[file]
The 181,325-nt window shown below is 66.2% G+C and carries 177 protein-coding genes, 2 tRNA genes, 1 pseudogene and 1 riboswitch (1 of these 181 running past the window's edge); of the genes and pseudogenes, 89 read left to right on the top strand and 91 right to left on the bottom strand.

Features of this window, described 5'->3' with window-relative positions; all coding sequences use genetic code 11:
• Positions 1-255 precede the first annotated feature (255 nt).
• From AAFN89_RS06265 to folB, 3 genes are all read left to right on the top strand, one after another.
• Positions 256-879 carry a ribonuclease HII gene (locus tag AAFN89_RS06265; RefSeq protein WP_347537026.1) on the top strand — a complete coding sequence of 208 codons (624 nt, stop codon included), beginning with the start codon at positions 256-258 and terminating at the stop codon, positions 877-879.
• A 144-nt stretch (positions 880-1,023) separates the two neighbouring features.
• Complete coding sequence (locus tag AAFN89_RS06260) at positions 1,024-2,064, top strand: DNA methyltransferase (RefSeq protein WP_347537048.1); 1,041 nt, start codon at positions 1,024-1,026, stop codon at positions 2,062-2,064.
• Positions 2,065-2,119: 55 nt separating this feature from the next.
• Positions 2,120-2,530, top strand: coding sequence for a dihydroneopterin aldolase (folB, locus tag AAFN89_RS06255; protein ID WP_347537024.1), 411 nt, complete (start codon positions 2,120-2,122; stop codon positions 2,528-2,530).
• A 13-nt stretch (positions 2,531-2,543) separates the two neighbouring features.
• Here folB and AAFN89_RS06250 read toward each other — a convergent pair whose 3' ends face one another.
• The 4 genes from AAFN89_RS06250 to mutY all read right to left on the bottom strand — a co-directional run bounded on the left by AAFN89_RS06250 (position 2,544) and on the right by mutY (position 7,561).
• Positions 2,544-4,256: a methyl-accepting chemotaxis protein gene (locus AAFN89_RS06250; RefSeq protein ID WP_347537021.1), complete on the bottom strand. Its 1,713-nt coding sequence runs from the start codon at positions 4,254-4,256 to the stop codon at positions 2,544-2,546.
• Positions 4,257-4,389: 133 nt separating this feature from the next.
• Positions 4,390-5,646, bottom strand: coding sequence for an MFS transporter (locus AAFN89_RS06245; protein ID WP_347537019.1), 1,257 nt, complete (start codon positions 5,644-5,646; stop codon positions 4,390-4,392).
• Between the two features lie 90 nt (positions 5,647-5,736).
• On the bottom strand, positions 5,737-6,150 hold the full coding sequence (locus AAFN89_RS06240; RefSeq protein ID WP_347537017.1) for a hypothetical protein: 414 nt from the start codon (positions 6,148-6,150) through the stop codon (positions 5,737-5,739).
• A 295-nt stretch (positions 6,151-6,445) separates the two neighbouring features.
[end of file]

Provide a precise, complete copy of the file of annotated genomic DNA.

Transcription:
The 181,325-nt window shown below is 66.2% G+C and carries 177 protein-coding genes, 2 tRNA genes, 1 pseudogene and 1 riboswitch (1 of these 181 running past the window's edge); of the genes and pseudogenes, 89 read left to right on the top strand and 91 right to left on the bottom strand.

Features of this window, described 5'->3' with window-relative positions; all coding sequences use genetic code 11:
• Positions 1-255 precede the first annotated feature (255 nt).
• From AAFN89_RS06265 to folB, 3 genes are all read left to right on the top strand, one after another.
• Positions 256-879 carry a ribonuclease HII gene (locus tag AAFN89_RS06265; RefSeq protein WP_347537026.1) on the top strand — a complete coding sequence of 208 codons (624 nt, stop codon included), beginning with the start codon at positions 256-258 and terminating at the stop codon, positions 877-879.
• A 144-nt stretch (positions 880-1,023) separates the two neighbouring features.
• Complete coding sequence (locus tag AAFN89_RS06260) at positions 1,024-2,064, top strand: DNA methyltransferase (RefSeq protein WP_347537048.1); 1,041 nt, start codon at positions 1,024-1,026, stop codon at positions 2,062-2,064.
• Positions 2,065-2,119: 55 nt separating this feature from the next.
• Positions 2,120-2,530, top strand: coding sequence for a dihydroneopterin aldolase (folB, locus tag AAFN89_RS06255; protein ID WP_347537024.1), 411 nt, complete (start codon positions 2,120-2,122; stop codon positions 2,528-2,530).
• A 13-nt stretch (positions 2,531-2,543) separates the two neighbouring features.
• Here folB and AAFN89_RS06250 read toward each other — a convergent pair whose 3' ends face one another.
• The 4 genes from AAFN89_RS06250 to mutY all read right to left on the bottom strand — a co-directional run bounded on the left by AAFN89_RS06250 (position 2,544) and on the right by mutY (position 7,561).
• Positions 2,544-4,256: a methyl-accepting chemotaxis protein gene (locus AAFN89_RS06250; RefSeq protein ID WP_347537021.1), complete on the bottom strand. Its 1,713-nt coding sequence runs from the start codon at positions 4,254-4,256 to the stop codon at positions 2,544-2,546.
• Positions 4,257-4,389: 133 nt separating this feature from the next.
• Positions 4,390-5,646, bottom strand: coding sequence for an MFS transporter (locus AAFN89_RS06245; protein ID WP_347537019.1), 1,257 nt, complete (start codon positions 5,644-5,646; stop codon positions 4,390-4,392).
• Between the two features lie 90 nt (positions 5,647-5,736).
• On the bottom strand, positions 5,737-6,150 hold the full coding sequence (locus AAFN89_RS06240; RefSeq protein ID WP_347537017.1) for a hypothetical protein: 414 nt from the start codon (positions 6,148-6,150) through the stop codon (positions 5,737-5,739).
• A 295-nt stretch (positions 6,151-6,445) separates the two neighbouring features.